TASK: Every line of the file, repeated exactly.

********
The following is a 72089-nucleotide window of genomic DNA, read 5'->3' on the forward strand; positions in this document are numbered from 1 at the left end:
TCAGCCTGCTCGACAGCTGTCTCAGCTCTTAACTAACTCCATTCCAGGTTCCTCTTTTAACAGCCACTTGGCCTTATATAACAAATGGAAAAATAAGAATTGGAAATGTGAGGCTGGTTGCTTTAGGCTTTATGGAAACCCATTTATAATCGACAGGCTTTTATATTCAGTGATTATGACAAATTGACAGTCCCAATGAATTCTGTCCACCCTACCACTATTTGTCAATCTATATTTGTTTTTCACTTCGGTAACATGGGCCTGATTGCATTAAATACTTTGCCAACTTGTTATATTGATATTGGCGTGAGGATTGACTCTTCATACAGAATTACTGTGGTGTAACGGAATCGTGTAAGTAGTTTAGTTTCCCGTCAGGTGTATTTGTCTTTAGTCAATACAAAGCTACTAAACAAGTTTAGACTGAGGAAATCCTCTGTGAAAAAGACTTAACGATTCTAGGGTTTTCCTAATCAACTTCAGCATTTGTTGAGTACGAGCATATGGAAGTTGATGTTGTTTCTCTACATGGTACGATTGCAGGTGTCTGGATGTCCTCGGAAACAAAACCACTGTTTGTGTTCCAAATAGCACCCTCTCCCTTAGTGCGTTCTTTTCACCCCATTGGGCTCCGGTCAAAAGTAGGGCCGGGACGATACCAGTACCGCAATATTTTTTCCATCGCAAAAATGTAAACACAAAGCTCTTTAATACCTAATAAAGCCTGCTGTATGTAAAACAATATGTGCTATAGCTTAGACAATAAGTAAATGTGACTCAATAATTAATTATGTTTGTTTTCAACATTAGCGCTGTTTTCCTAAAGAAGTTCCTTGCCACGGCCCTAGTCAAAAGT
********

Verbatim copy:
The following is a 72089-nucleotide window of genomic DNA, read 5'->3' on the forward strand; positions in this document are numbered from 1 at the left end:
TCAGCCTGCTCGACAGCTGTCTCAGCTCTTAACTAACTCCATTCCAGGTTCCTCTTTTAACAGCCACTTGGCCTTATATAACAAATGGAAAAATAAGAATTGGAAATGTGAGGCTGGTTGCTTTAGGCTTTATGGAAACCCATTTATAATCGACAGGCTTTTATATTCAGTGATTATGACAAATTGACAGTCCCAATGAATTCTGTCCACCCTACCACTATTTGTCAATCTATATTTGTTTTTCACTTCGGTAACATGGGCCTGATTGCATTAAATACTTTGCCAACTTGTTATATTGATATTGGCGTGAGGATTGACTCTTCATACAGAATTACTGTGGTGTAACGGAATCGTGTAAGTAGTTTAGTTTCCCGTCAGGTGTATTTGTCTTTAGTCAATACAAAGCTACTAAACAAGTTTAGACTGAGGAAATCCTCTGTGAAAAAGACTTAACGATTCTAGGGTTTTCCTAATCAACTTCAGCATTTGTTGAGTACGAGCATATGGAAGTTGATGTTGTTTCTCTACATGGTACGATTGCAGGTGTCTGGATGTCCTCGGAAACAAAACCACTGTTTGTGTTCCAAATAGCACCCTCTCCCTTAGTGCGTTCTTTTCACCCCATTGGGCTCCGGTCAAAAGTAGGGCCGGGACGATACCAGTACCGCAATATTTTTTCCATCGCAAAAATGTAAACACAAAGCTCTTTAATACCTAATAAAGCCTGCTGTATGTAAAACAATATGTGCTATAGCTTAGACAATAAGTAAATGTGACTCAATAATTAATTATGTTTGTTTTCAACATTAGCGCTGTTTTCCTAAAGAAGTTCCTTGCCACGGCCCTAGTCAAAAGT